With its Millennial-focused affordable apparel and frequent drops, six-year-old, fast-fashion start-up Pomelo may look to some like just an Asian version of Zara or Topshop. But peel back the curtain to the business and there’s quite a different operation ticking behind this company, which has gained the backing of retail juggernauts like JD.com and Thailand’s Central Group.
The digitally native brand was born in Bangkok as the brainchild of David Jou and Casey Liang and now has more than 350 employees. While for its first few years it operated as a pure online player, since August it has been expanding offline, working on what it hopes to be a true omnichannel solution in the fashion space.
In its home turf of Bangkok, Pomelo has rolled out 10 retail locations, seven of those as standard stores. However, three are what the company calls “Pomelo Pick Up” locations. The latter are smaller spaces, which only showcase that week’s new arrivals, and more importantly, allow customers a location to try on clothes they’ve already browsed and selected online, before making their final purchase decision.
The pickup format is in the midst of being rolled out to the six countries Pomelo has a direct presence in. Aside from Thailand, Singapore is next with a store on Orchard Road, which opened June 12. Then there are plans for the omnichannel concept to hit Malaysia, the Philippines, Hong Kong and Indonesia. WWD talked to Pomelo chief executive officer Jou, who cofounded the brand with Liang, to understand why they believe flipping the showroom model on its head is the key to retail disruption.
WWD: What was the realization that gave birth to Pomelo?
David Jou:. I was working at Lazada [the e-commerce company] as one of the cofounders and was there for a year and a half. I saw that the rate at which mobile, digital, and e-commerce were being adopted in Southeast Asia was just spectacular. Really kind of what China has gone through, Southeast Asia is at the beginning of and that was really cool for me to see. The most recent Google and Temasek research — they had the digital economy growing almost 15 times over the span of 10 years.
So the idea was, let’s do a digitally native, vertical brand targeting the trendy fashion space. The most important thing is we’re going to empower some of these amazing creatives that are in Southeast Asia. There really wasn’t a homegrown brand here that can absorb and develop talent in a way that all these major brands in the U.S. and Europe can.
We were going to build a global brand born in Asia, specifically with Southeast Asia as our home court. And we’re going to be digital from Day One, whether it’s our design process, what we look for in terms of inspiration, or the way we manage our supply chain with users and our app. It has the digital economy in mind.
This is a massive opportunity — it’s a $200 billion market. If you look at Zara, H&M, Topshop, in some ways they’re kind of stuck. They have been operating the same way for years.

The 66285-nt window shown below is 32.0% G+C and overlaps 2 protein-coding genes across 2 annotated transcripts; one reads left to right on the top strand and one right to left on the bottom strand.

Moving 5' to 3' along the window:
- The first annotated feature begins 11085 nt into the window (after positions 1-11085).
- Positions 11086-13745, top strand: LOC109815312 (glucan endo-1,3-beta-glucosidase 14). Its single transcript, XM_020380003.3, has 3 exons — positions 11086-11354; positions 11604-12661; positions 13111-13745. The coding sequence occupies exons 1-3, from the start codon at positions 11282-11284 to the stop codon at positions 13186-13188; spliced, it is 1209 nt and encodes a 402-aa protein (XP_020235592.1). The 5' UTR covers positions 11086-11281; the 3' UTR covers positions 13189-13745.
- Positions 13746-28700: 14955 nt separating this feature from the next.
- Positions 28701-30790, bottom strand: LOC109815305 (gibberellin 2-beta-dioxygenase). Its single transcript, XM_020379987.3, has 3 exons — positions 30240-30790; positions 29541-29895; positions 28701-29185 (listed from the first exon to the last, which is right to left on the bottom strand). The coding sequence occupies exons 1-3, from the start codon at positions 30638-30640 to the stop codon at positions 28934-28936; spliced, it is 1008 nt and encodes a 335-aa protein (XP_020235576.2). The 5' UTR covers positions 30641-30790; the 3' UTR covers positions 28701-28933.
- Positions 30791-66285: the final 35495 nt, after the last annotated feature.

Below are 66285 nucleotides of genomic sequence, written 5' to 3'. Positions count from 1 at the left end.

WWD: How is Pomelo different from companies like Zara, H&M, or Asos?
D.J.: The point is, the product might be similar but the DNA is different. We start with the customer, with technology and with digital. Our competitors start with their brand, then they focus on the offline experience and marketing is the primary way of reaching their customers.
The speed and approach is close to a Zara or Mango. When it comes to the breadth and assortment and availability, it’s going to be a lot more like Asos, with a ton of products, which is not possible if you’re a traditional brick-and-mortar brand.
Our sku’s are over 6,000, and if including sizes, then more than 35,000. I think we’re getting pretty close to getting bigger than H&M [in that metric]. But ultimately, I think we’re charting our own path with our pickup model.
Also, we use Asian faces for 70 percent of our content and creative. When we do the fittings, we’re thinking about what’s the body shape of our typical customer in Bangkok or in Hong Kong.
We don’t follow international trends. We look at what are people into here, what social media influencers in Hong Kong, Korea, Thailand are into right now and come up with new stuff and appeal to that. There’s also the way we do the marketing. We’re not going to stop using Asian faces and Asian models even if we go into Europe. Zara is going to be 80 to 90 percent Western faces and use only one or two Asian models.
WWD: You started out as a pure online player. Why expand offline?
D.J.: This might be a bit controversial but both fashion commerce as a pure play and traditional brick-and-mortar are completely broken as a customer experience. What I mean by that is even the biggest fashion e-commerce companies in the world have failed to approach the traditional brick-and-mortar guys in terms of size. In almost every other industry, transport or food or general merchandise commerce, the digital version from the new economy is bigger or even much bigger than the traditional brick-and-mortar if they are still even around. That hasn’t happened in fashion, 90 percent of apparel is sold in offline stores.
The reason pure online doesn’t really work comes back to one thing: fit. You can have a great return policy but the numbers are telling a different story. For most companies, returns are 30 to 40 percent of all sales and even if it’s a super simple process, it’s still a hassle. If you ask people what’s the biggest thing keeping them from buying online? It’s ‘I’m not sure if it’s going to fit and if it doesn’t fit, I don’t want to deal with the hassle of returns.’